(As an aside, I found the ending of the first video amusing.  The guy stared into the camera trying to look stern, and it reminded me of my friends dad when we were kids.  My friend’s dad would shuffle into the room… shoulders slumped and belly sticking out… and, trying to look mean, he’d grumble, “Who drank my pop? Someone owes me 50 cents.”  It was, to say the least, hard to keep a straight face.  That was my emotional response to the righteous moralizing of the guy in the video.)

I’m truly perplexed why someone can be so critical of the government and yet have blind faith in capitalism.  This kind of libertarian talks about the ‘free market’ as almost a religious ideal.  In the entire history of civilization, a stateless free market has never existed on the largescale.  I added “on the largescale” because I believe such a thing might be possible on the smallscale such as in an isolated intentional community or in an isolated hunter-gatherer tribe.  I agree with Derrick Jensen that largescale modern civilization inevitably leads to oppression… or all the evidence points to this being an inevitability since there are no couter-examples that weren’t quickly crushed.

The only way to create a stateless society would be to overthrow every government which would lead to mass famine and death.  During this process, a group of people worldwide would have to systematically destroy all technology and all infrastructure.  The survivors would return to either the lifestyle of small agrarian villages or hunter-gatherer tribes.  Then and only then might a free market stateless society exist.

I actually agree with many of the criticisms pro-capitalist libertarians have of government.  My only difference is that I don’t look to scapegoat a single group.  The entire system is the problem.  If US citizens overthrew their state returning to a simpler localized governance, then some other state government (Russia or China) would conquer our then defenseless citizenry and impose a new state.  Or another possibility is that, if all government regulation and protection was dismantled, the transnational corporations would either create a new government in place of the old or make themselves into a new privatized fascist government.

This seems obvious to me.  The problem isn’t in some external force or institution.  The problem is human nature itself or rather human nature gone awry because of the problematic nature of modern society in general.  Humans simply aren’t evolved for such unnatural conditions.  If we want to elicit the moral impulses of the human species, we have to re-create the natural conditions under which human nature evolved.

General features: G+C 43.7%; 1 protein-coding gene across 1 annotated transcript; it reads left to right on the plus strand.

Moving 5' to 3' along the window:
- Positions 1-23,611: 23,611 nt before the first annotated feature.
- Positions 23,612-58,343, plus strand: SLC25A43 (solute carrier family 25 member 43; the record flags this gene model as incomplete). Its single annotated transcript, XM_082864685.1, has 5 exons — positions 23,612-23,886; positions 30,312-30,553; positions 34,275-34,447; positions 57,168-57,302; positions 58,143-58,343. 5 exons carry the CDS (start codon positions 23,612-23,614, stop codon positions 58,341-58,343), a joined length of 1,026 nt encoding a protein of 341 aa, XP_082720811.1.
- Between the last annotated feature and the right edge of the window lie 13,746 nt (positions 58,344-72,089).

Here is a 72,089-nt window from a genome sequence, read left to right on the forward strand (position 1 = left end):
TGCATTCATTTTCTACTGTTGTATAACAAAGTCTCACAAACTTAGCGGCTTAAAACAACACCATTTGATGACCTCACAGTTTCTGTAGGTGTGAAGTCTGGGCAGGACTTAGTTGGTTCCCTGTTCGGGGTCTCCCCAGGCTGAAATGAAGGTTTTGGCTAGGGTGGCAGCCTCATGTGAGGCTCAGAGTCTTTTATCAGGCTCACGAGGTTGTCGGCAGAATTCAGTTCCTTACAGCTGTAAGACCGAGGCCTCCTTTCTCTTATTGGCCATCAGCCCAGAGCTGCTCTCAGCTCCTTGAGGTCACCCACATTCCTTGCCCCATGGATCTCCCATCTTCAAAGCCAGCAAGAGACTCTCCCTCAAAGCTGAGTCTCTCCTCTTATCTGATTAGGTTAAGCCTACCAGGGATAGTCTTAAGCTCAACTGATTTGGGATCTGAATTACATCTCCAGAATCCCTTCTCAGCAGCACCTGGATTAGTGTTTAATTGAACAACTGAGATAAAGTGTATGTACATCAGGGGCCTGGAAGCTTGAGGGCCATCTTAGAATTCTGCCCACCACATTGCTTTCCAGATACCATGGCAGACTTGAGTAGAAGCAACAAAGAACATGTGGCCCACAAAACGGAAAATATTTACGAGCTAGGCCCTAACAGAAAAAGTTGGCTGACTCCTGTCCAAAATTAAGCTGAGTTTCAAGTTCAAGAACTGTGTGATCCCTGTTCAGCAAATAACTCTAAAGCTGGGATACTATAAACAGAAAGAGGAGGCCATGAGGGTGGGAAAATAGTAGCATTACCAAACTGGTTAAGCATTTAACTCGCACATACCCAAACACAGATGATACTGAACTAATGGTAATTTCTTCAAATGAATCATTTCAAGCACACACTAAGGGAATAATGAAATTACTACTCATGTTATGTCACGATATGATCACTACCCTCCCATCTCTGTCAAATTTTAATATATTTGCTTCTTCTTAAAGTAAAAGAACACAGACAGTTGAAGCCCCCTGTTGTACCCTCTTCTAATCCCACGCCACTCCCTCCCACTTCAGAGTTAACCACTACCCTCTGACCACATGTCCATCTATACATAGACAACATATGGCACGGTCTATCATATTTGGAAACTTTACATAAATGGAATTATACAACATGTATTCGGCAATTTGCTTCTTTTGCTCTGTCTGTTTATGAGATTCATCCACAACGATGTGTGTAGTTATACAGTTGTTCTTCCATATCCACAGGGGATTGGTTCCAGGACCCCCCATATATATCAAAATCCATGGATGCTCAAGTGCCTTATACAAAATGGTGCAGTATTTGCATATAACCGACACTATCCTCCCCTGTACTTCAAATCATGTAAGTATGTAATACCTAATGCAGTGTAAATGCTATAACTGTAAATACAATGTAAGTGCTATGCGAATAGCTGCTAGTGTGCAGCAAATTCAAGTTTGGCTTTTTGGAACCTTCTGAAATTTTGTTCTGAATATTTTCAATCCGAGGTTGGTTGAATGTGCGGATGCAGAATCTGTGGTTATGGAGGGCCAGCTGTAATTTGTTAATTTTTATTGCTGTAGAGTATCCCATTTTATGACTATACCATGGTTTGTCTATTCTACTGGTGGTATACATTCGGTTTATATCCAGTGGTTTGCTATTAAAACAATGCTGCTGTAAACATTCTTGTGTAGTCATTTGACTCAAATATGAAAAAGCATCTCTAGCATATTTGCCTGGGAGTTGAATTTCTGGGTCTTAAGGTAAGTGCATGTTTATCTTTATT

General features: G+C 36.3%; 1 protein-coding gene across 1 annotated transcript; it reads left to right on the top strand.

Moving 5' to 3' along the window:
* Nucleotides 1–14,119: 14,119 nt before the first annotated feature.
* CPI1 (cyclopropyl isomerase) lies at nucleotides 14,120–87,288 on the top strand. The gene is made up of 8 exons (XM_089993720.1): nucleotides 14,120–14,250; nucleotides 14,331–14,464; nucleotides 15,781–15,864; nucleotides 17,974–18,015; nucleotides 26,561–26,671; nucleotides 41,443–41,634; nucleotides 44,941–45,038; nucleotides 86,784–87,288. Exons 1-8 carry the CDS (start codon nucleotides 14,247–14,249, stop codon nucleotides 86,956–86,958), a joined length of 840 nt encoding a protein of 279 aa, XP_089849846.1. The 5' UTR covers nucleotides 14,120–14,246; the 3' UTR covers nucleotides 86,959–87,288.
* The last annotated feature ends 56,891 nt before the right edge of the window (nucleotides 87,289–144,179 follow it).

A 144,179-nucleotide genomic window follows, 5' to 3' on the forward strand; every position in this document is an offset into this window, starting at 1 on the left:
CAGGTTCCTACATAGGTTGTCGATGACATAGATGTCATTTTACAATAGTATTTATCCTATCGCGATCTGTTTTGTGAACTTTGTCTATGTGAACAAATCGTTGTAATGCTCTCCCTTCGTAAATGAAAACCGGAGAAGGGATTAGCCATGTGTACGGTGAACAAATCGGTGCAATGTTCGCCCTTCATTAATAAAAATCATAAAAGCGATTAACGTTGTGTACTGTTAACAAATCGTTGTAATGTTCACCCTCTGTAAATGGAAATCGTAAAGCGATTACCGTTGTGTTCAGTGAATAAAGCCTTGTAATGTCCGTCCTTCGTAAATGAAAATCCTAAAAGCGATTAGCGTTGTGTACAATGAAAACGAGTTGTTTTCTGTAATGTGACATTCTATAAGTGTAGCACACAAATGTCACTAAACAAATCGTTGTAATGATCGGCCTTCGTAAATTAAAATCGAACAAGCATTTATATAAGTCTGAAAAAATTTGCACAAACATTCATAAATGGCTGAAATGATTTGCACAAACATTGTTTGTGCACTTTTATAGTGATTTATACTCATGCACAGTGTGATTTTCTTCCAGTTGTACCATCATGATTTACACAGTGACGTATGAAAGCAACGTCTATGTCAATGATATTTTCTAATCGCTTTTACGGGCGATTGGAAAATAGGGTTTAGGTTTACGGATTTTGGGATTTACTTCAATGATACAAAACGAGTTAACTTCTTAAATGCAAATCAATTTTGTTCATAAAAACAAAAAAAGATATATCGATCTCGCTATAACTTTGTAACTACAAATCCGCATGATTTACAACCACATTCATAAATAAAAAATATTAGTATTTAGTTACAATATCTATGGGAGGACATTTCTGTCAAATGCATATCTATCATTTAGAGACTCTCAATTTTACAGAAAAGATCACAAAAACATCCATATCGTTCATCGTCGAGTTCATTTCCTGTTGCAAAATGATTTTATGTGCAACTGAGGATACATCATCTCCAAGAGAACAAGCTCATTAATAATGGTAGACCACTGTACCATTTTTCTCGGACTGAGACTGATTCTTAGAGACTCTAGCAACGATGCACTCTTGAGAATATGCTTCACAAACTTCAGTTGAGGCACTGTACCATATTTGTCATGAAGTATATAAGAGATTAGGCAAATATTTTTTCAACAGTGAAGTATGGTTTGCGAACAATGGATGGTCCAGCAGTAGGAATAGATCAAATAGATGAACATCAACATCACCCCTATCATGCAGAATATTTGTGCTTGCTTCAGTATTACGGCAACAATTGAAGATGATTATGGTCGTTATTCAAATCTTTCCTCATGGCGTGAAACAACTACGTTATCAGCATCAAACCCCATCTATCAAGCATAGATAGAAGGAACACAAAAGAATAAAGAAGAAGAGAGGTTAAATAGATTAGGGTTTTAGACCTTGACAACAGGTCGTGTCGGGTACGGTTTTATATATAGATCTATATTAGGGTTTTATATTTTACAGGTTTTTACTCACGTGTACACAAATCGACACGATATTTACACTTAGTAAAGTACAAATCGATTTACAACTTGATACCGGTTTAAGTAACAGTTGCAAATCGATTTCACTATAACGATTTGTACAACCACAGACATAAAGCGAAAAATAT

The reason I felt drawn into debating the anarcho-capitalists in the comment section is that some of them seemed fairly intelligent.  They’re perfectly logical people and even are capable of supporting their arguments with evidence, but their vision of a stateless society seems like just another utopia.  Why do they believe so strongly in something that has never existed?  How is that any different than religious faith?

The guy who makes the videos does have some other videos that are quite insightful about human nature (which I wrote about in my post Victimization: Culture & Education).  He is cynical about our present society which he blames on the government, but he is idealistic about human nature.  He thinks that if the external constraints were removed and the psychological shackles were overcome, then people would manifest their inherent morality and there would be peace on earth… or something like that.  His criticisms are righteous and I agree with them to a large extent.  

However, I’m not sure why he thinks capitalism is the natural state of the human species.  If he just stopped at where his evidence-based criticism ends, then his argument would be reasonable; but he wants to go beyond the mere evidence.  I find myself annoyed whenever I’m confronted by self-certainty that verges on that of the True Believer.  Even though he is a bit too intelligent and rational to be an unabashed True Believer, he comes awfully close to it.  History is filled with True Believers who overthrew the oppressive government only to put in place a new government that was just as oppressive.